Gender inequality is a blatant injustice
“The existence of gender inequality in our time is a huge injustice and the biggest human rights problem. I have said it before and I will say it again: gender equality is a question of power. Men abuse power in order to control women. For thousands of years, they have not allowed them to fulfill their potential,” the Secretary-General said. He added that women’s successes have often been silenced.
Gender inequality today is a great injustice and the greatest human rights challenge of all.
For centuries, women’s achievements have been silenced.
“Until recently, I did not know that one of the “founding fathers” of climate science was a woman – a “founding mother.” In 1856, American scientist and human rights activist Eunice Foote came to the conclusion that the accumulation of carbon dioxide in the atmosphere could affect the Earth’s temperature,” said the UN chief. This and other examples of women’s achievements in the past, the Secretary General said, have been glossed over and ignored.
In this regard, Guterres recalled Katherine Johnson and her colleagues, the women who worked for NASA during the Apollo moon landings. These three African-American women were the heroines of the movie Hidden Figures. The Secretary General recalled the Chinese woman Tu Yu, who turned to traditional Chinese medicine in the 1970s to cure malaria. Her discoveries saved millions of lives around the world and were eventually recognized by the Nobel Committee, which awarded her the Physiology and Medicine Prize in 2015.
Gender inequality is a consequence of deeply rooted patriarchal attitudes and misogyny
According to Guterres, the time has come to recognize women’s potential and eradicate gender inequality in all spheres of life, which is a consequence of deeply rooted patriarchal attitudes and misogyny. The Secretary General called for support for women who are protesting against gender-related killings, fighting for equal conditions and pay. They oppose discrimination in politics and create movements for equality.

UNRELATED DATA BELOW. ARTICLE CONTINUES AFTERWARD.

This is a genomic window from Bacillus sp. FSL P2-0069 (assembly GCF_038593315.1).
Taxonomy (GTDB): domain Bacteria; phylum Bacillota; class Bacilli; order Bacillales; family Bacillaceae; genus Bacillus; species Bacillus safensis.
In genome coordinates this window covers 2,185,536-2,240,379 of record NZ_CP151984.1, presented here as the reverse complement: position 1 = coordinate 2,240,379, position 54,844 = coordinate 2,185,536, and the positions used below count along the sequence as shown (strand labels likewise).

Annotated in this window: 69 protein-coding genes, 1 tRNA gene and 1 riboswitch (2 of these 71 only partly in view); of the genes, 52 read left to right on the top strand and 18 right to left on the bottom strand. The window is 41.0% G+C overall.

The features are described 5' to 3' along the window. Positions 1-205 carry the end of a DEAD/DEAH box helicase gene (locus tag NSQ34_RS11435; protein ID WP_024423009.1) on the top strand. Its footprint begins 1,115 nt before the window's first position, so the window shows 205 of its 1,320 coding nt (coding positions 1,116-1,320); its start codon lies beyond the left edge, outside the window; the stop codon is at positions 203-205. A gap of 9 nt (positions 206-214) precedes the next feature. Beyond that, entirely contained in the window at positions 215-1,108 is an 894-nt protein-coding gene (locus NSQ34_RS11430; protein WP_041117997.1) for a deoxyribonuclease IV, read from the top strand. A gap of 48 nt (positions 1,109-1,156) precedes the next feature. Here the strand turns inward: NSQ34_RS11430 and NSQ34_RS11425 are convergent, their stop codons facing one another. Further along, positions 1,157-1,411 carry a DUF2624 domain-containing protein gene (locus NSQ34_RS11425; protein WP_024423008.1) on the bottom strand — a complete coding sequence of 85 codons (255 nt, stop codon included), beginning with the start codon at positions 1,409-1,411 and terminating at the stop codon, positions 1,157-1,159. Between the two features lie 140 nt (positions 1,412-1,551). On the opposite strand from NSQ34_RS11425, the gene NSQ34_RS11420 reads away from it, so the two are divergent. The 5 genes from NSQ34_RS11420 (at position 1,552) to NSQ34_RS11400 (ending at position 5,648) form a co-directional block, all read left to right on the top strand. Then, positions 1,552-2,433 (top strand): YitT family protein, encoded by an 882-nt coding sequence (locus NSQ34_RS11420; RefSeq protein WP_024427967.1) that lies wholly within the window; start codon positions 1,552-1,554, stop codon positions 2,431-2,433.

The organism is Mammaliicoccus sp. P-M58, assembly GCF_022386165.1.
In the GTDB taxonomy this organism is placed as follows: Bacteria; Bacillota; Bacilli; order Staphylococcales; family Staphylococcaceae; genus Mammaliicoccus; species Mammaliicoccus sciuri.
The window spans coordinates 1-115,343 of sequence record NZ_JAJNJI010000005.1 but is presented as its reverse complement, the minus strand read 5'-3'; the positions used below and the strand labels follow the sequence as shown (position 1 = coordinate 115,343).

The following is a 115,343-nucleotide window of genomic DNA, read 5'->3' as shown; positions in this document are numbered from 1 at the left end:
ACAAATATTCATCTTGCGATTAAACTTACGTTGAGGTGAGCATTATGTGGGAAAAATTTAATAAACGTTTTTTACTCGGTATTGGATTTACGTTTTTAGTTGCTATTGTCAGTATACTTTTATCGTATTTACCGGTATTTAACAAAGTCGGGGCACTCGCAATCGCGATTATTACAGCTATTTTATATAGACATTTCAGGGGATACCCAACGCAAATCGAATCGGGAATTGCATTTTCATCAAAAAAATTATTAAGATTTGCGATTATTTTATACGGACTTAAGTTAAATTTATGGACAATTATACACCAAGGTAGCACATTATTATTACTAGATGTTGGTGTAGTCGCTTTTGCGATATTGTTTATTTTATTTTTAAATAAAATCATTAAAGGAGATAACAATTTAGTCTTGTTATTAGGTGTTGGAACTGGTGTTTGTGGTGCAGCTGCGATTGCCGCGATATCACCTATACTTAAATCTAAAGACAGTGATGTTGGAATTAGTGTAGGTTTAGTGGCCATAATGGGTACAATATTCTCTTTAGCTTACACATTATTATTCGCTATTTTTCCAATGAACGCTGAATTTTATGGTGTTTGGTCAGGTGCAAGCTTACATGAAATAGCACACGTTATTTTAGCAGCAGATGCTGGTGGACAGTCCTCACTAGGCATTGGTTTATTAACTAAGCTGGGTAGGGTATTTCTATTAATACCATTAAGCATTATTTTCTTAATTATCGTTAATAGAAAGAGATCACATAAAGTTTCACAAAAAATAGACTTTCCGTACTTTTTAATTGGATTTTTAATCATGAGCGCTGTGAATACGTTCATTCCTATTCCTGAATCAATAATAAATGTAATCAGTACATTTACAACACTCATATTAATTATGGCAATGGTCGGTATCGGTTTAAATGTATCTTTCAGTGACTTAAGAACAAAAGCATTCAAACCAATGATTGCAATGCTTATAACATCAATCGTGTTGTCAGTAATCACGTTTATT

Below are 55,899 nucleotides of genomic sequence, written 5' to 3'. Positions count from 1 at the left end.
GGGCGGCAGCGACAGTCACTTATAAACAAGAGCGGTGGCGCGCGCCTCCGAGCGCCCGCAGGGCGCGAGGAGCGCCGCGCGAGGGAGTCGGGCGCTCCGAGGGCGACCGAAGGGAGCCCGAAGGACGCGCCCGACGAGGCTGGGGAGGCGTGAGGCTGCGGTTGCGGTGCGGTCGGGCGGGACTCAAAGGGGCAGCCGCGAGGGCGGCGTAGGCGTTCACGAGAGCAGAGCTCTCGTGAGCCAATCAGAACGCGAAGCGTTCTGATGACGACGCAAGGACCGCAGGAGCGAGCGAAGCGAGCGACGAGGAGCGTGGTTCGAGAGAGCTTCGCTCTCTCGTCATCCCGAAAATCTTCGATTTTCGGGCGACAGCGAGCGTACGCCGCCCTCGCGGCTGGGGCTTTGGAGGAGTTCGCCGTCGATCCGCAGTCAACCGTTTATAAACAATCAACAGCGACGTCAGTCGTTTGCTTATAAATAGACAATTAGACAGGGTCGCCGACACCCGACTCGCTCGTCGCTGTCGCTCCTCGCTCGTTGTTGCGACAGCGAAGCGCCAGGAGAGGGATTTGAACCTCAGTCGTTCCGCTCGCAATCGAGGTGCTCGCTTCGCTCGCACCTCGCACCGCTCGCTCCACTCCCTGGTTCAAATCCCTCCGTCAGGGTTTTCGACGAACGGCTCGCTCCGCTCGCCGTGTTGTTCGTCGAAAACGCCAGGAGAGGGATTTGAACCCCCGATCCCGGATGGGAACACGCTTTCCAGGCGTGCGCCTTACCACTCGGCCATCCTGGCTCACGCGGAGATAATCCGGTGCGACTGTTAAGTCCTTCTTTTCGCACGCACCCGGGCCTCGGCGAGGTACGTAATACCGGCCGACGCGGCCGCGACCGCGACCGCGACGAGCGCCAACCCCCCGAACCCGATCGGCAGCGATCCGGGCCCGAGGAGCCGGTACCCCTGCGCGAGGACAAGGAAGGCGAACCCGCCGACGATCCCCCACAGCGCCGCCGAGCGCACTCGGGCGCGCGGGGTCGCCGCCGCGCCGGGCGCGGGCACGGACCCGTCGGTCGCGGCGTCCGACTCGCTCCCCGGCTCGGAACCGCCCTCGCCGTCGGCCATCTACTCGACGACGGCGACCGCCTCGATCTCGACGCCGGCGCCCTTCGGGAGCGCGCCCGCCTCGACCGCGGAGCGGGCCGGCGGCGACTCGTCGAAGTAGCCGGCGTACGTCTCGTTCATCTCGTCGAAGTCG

Photo by UNICEF/J Mawa
Women in Bangladesh Advocate for Gender Equality
The Secretary General welcomed some of them to the UN. They included Leymah Gbowee of Liberia, an activist for peaceful change, and girls who followed in the footsteps of Greta Thunberg and became climate change activists.
But in many countries, said António Guterres, women these days do not have full freedom and suffer from prejudice and preconceptions. There are few women in power, they are not seen at the negotiating table, and they are not brought in to deal with the pressing issues of the day.
28 percent of respondents believe that a man has the right to beat his wife
On the eve of International Women’s Day, a report by the United Nations Development Program was released, saying that nearly nine out of ten men and women around the world treat women with prejudice.
The UNDP has compiled a “Gender Social Norms Index” for the first time. To this end, it analyzed data collected in 75 countries, where a total of more than 80 percent of the world’s population lives. The study identified “invisible barriers” faced by women. The authors of the new study believe this data can help women break through what they call the “glass ceiling” – that invisible barrier that hinders their career advancement.
According to the data cited in the report, nearly half of those surveyed believe men are more successful politicians, with more than 40 percent believing men are better at running businesses. Moreover, 28 percent believe a man has the right to beat his wife. That said, skepticism about the need for equality between men and women has been growing in many countries in recent years.
“We can’t put up with that. We have to do everything we can to ensure that we don’t lose the gains we have made,” the UN chief said. He added that men must be at the forefront of the struggle for women’s rights and gender equality.
For the first time in UN history gender parity has been achieved among senior officials
António Guterres spoke about efforts to achieve gender parity at all levels at the UN. On 1 January, for the first time in the history of the Organization, gender parity was achieved among senior officials, with 90 women and 90 men. These are the Under-Secretaries-General and Assistant Secretaries-General.
“I am pleased that we have achieved parity at the highest levels two years ahead of schedule,” the UN chief said. He promised that in the coming years, gender equality will exist throughout the UN system and at all levels, adding that without women’s participation, neither the 2030 Agenda for Sustainable Development nor climate change will be achieved. “This is why I am proud to call myself a feminist. And this is why I am personally committed to increasing the role of women.